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Effect of etrusion variables on Extrudates properties of water yam flours - a response surface analysis
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Water yam (Dioscorea alata) flour was processed using standard wet milling procedure prior to the extrusion process, which led to the determination of extrudate properties of the flours. A single-screw extruder (DCE 330, NJ) was used in evaluating the extrudate properties, which included torque, mass flow rate, residence time, specific mechanical energy and expansion ratio of the flours from the water yam samples. The effect of extrusion and process variables: feed moisture content, screw speed and barrel temperature on the extruder torque, residence time, mass flow rate, specific mechanical energy and expansion ratio for the variety were determined and predictive models were also developed using response surface methodology. It was observed that changing the feed moisture content, barrel temperature and screw speed significantly (P < 0.05) affected expansion ratio, torque, mass flow rate, residence time and specific mechanical energy of all the extrudates. Increasing the feed moisture content (18–28% db) and screw speed (80–180 rpm) resulted in a substantial decrease in expansion ratio (46.6%), residence time (27.5%) and specific mechanical energy (83.6%); whereas, increasing the screw speed significantly increased the mass flow rate (64.5%) of extrudates. Regression analysis indicated that screw speed and feed moisture content were the major process variables showing significant (P < 0.05) linear, quadratic and interaction influences on mass flow rate, expansion ratio and specific mechanical energy.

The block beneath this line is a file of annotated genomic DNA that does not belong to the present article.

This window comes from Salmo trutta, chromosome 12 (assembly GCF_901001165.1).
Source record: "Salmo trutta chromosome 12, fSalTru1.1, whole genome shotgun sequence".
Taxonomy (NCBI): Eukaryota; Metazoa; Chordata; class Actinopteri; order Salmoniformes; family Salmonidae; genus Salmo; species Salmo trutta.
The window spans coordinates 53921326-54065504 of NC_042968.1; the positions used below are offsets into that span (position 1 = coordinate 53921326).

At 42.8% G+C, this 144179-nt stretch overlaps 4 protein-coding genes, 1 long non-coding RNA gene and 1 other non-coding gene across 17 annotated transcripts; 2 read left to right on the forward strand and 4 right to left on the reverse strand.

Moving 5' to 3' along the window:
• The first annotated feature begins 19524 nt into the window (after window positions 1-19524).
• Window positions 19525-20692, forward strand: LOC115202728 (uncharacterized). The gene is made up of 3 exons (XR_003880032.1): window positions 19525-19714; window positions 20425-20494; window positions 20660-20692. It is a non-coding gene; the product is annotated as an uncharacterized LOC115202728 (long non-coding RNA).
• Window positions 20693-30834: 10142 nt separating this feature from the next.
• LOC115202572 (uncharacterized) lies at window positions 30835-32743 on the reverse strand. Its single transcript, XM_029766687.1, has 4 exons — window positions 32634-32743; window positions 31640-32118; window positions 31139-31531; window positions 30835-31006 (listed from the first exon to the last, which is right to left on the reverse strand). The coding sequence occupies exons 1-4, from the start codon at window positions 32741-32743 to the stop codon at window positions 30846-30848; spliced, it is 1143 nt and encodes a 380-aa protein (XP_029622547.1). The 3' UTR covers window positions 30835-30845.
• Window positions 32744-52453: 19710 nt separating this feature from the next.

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Permanent link to this itemhttps://hdl.handle.net/20.500.12478/2604
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